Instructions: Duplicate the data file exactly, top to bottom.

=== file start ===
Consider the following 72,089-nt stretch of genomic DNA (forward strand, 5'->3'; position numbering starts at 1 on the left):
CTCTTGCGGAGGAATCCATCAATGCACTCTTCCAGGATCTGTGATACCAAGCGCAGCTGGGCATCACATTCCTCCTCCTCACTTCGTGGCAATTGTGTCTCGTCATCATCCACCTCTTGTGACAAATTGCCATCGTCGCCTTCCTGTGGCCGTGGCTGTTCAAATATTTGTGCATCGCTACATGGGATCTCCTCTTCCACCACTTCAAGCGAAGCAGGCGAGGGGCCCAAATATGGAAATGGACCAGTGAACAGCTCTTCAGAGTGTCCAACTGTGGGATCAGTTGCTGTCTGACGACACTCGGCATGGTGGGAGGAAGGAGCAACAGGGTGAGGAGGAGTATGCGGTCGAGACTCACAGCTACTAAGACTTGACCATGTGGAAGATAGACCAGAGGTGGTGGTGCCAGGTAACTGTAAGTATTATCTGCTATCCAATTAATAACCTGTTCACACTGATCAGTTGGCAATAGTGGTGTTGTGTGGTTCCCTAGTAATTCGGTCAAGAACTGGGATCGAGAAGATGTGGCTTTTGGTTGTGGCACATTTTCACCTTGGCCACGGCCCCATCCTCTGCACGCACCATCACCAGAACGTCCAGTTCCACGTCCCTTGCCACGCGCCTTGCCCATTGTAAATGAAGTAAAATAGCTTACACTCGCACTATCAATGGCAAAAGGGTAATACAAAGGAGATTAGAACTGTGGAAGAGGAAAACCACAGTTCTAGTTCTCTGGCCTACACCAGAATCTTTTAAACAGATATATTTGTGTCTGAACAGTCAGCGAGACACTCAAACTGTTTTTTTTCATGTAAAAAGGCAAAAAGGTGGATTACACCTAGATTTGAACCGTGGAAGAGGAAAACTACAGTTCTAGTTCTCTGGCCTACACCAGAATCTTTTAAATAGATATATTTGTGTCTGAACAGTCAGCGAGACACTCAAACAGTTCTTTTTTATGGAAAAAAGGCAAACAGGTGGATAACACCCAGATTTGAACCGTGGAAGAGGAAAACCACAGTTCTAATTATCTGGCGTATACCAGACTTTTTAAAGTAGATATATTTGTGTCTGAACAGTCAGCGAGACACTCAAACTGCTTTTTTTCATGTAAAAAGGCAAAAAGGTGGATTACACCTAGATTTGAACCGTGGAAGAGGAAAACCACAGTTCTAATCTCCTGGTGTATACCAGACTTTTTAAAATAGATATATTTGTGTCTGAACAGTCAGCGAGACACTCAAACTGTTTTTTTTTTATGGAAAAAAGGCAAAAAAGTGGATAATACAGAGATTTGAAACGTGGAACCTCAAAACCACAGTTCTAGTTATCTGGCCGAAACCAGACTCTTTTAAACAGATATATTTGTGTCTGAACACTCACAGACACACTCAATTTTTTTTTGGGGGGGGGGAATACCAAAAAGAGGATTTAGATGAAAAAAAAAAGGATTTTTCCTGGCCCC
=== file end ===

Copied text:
Consider the following 72,089-nt stretch of genomic DNA (forward strand, 5'->3'; position numbering starts at 1 on the left):
CTCTTGCGGAGGAATCCATCAATGCACTCTTCCAGGATCTGTGATACCAAGCGCAGCTGGGCATCACATTCCTCCTCCTCACTTCGTGGCAATTGTGTCTCGTCATCATCCACCTCTTGTGACAAATTGCCATCGTCGCCTTCCTGTGGCCGTGGCTGTTCAAATATTTGTGCATCGCTACATGGGATCTCCTCTTCCACCACTTCAAGCGAAGCAGGCGAGGGGCCCAAATATGGAAATGGACCAGTGAACAGCTCTTCAGAGTGTCCAACTGTGGGATCAGTTGCTGTCTGACGACACTCGGCATGGTGGGAGGAAGGAGCAACAGGGTGAGGAGGAGTATGCGGTCGAGACTCACAGCTACTAAGACTTGACCATGTGGAAGATAGACCAGAGGTGGTGGTGCCAGGTAACTGTAAGTATTATCTGCTATCCAATTAATAACCTGTTCACACTGATCAGTTGGCAATAGTGGTGTTGTGTGGTTCCCTAGTAATTCGGTCAAGAACTGGGATCGAGAAGATGTGGCTTTTGGTTGTGGCACATTTTCACCTTGGCCACGGCCCCATCCTCTGCACGCACCATCACCAGAACGTCCAGTTCCACGTCCCTTGCCACGCGCCTTGCCCATTGTAAATGAAGTAAAATAGCTTACACTCGCACTATCAATGGCAAAAGGGTAATACAAAGGAGATTAGAACTGTGGAAGAGGAAAACCACAGTTCTAGTTCTCTGGCCTACACCAGAATCTTTTAAACAGATATATTTGTGTCTGAACAGTCAGCGAGACACTCAAACTGTTTTTTTTCATGTAAAAAGGCAAAAAGGTGGATTACACCTAGATTTGAACCGTGGAAGAGGAAAACTACAGTTCTAGTTCTCTGGCCTACACCAGAATCTTTTAAATAGATATATTTGTGTCTGAACAGTCAGCGAGACACTCAAACAGTTCTTTTTTATGGAAAAAAGGCAAACAGGTGGATAACACCCAGATTTGAACCGTGGAAGAGGAAAACCACAGTTCTAATTATCTGGCGTATACCAGACTTTTTAAAGTAGATATATTTGTGTCTGAACAGTCAGCGAGACACTCAAACTGCTTTTTTTCATGTAAAAAGGCAAAAAGGTGGATTACACCTAGATTTGAACCGTGGAAGAGGAAAACCACAGTTCTAATCTCCTGGTGTATACCAGACTTTTTAAAATAGATATATTTGTGTCTGAACAGTCAGCGAGACACTCAAACTGTTTTTTTTTTATGGAAAAAAGGCAAAAAAGTGGATAATACAGAGATTTGAAACGTGGAACCTCAAAACCACAGTTCTAGTTATCTGGCCGAAACCAGACTCTTTTAAACAGATATATTTGTGTCTGAACACTCACAGACACACTCAATTTTTTTTTGGGGGGGGGGAATACCAAAAAGAGGATTTAGATGAAAAAAAAAAGGATTTTTCCTGGCCCC